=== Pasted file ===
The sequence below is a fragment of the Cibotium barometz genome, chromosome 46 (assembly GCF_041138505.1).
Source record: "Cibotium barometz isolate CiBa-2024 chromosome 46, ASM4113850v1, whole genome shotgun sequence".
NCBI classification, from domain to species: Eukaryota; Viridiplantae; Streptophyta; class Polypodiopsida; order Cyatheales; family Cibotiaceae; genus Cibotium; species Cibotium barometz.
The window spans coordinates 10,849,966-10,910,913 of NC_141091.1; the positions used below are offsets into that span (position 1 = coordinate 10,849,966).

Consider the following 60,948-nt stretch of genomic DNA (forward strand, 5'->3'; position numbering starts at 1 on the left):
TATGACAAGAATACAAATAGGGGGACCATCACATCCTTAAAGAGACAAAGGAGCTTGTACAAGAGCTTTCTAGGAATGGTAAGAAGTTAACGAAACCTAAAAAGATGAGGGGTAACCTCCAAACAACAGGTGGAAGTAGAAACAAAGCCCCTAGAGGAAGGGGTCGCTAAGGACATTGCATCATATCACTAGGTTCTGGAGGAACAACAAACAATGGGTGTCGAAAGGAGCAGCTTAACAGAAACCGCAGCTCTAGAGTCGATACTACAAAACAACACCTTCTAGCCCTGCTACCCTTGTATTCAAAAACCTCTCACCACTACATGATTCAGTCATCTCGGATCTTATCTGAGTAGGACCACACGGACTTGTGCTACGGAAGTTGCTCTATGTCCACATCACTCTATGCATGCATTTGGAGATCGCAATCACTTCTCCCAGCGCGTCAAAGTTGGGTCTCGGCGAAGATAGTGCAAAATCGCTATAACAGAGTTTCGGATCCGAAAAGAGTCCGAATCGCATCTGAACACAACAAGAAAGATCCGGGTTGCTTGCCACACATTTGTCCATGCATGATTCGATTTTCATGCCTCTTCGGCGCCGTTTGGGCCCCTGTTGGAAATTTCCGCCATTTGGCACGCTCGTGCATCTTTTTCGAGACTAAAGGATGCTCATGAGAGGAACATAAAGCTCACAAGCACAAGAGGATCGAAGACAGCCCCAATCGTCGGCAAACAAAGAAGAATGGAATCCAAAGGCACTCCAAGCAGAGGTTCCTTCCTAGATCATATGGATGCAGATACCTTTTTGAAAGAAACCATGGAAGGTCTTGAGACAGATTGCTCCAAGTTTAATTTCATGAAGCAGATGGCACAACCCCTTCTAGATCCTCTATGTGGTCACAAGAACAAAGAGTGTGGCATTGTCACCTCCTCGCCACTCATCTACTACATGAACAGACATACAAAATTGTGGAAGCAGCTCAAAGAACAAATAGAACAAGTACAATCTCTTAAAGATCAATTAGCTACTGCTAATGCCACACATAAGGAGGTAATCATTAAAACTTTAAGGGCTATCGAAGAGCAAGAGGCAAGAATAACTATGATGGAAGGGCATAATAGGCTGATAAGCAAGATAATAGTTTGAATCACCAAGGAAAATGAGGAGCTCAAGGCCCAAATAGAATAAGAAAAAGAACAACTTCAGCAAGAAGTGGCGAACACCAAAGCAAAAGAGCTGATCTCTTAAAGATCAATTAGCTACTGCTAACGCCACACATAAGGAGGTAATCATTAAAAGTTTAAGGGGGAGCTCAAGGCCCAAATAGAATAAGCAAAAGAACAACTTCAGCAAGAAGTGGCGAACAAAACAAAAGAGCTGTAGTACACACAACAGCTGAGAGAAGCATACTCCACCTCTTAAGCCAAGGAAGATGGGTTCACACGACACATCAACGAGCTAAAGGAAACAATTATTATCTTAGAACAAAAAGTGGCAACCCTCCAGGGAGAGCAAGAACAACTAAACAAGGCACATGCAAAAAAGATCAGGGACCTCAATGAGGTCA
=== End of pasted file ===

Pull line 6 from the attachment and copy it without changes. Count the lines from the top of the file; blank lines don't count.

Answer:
TATGACAAGAATACAAATAGGGGGACCATCACATCCTTAAAGAGACAAAGGAGCTTGTACAAGAGCTTTCTAGGAATGGTAAGAAGTTAACGAAACCTAAAAAGATGAGGGGTAACCTCCAAACAACAGGTGGAAGTAGAAACAAAGCCCCTAGAGGAAGGGGTCGCTAAGGACATTGCATCATATCACTAGGTTCTGGAGGAACAACAAACAATGGGTGTCGAAAGGAGCAGCTTAACAGAAACCGCAGCTCTAGAGTCGATACTACAAAACAACACCTTCTAGCCCTGCTACCCTTGTATTCAAAAACCTCTCACCACTACATGATTCAGTCATCTCGGATCTTATCTGAGTAGGACCACACGGACTTGTGCTACGGAAGTTGCTCTATGTCCACATCACTCTATGCATGCATTTGGAGATCGCAATCACTTCTCCCAGCGCGTCAAAGTTGGGTCTCGGCGAAGATAGTGCAAAATCGCTATAACAGAGTTTCGGATCCGAAAAGAGTCCGAATCGCATCTGAACACAACAAGAAAGATCCGGGTTGCTTGCCACACATTTGTCCATGCATGATTCGATTTTCATGCCTCTTCGGCGCCGTTTGGGCCCCTGTTGGAAATTTCCGCCATTTGGCACGCTCGTGCATCTTTTTCGAGACTAAAGGATGCTCATGAGAGGAACATAAAGCTCACAAGCACAAGAGGATCGAAGACAGCCCCAATCGTCGGCAAACAAAGAAGAATGGAATCCAAAGGCACTCCAAGCAGAGGTTCCTTCCTAGATCATATGGATGCAGATACCTTTTTGAAAGAAACCATGGAAGGTCTTGAGACAGATTGCTCCAAGTTTAATTTCATGAAGCAGATGGCACAACCCCTTCTAGATCCTCTATGTGGTCACAAGAACAAAGAGTGTGGCATTGTCACCTCCTCGCCACTCATCTACTACATGAACAGACATACAAAATTGTGGAAGCAGCTCAAAGAACAAATAGAACAAGTACAATCTCTTAAAGATCAATTAGCTACTGCTAATGCCACACATAAGGAGGTAATCATTAAAACTTTAAGGGCTATCGAAGAGCAAGAGGCAAGAATAACTATGATGGAAGGGCATAATAGGCTGATAAGCAAGATAATAGTTTGAATCACCAAGGAAAATGAGGAGCTCAAGGCCCAAATAGAATAAGAAAAAGAACAACTTCAGCAAGAAGTGGCGAACACCAAAGCAAAAGAGCTGATCTCTTAAAGATCAATTAGCTACTGCTAACGCCACACATAAGGAGGTAATCATTAAAAGTTTAAGGGGGAGCTCAAGGCCCAAATAGAATAAGCAAAAGAACAACTTCAGCAAGAAGTGGCGAACAAAACAAAAGAGCTGTAGTACACACAACAGCTGAGAGAAGCATACTCCACCTCTTAAGCCAAGGAAGATGGGTTCACACGACACATCAACGAGCTAAAGGAAACAATTATTATCTTAGAACAAAAAGTGGCAACCCTCCAGGGAGAGCAAGAACAACTAAACAAGGCACATGCAAAAAAGATCAGGGACCTCAATGAGGTCA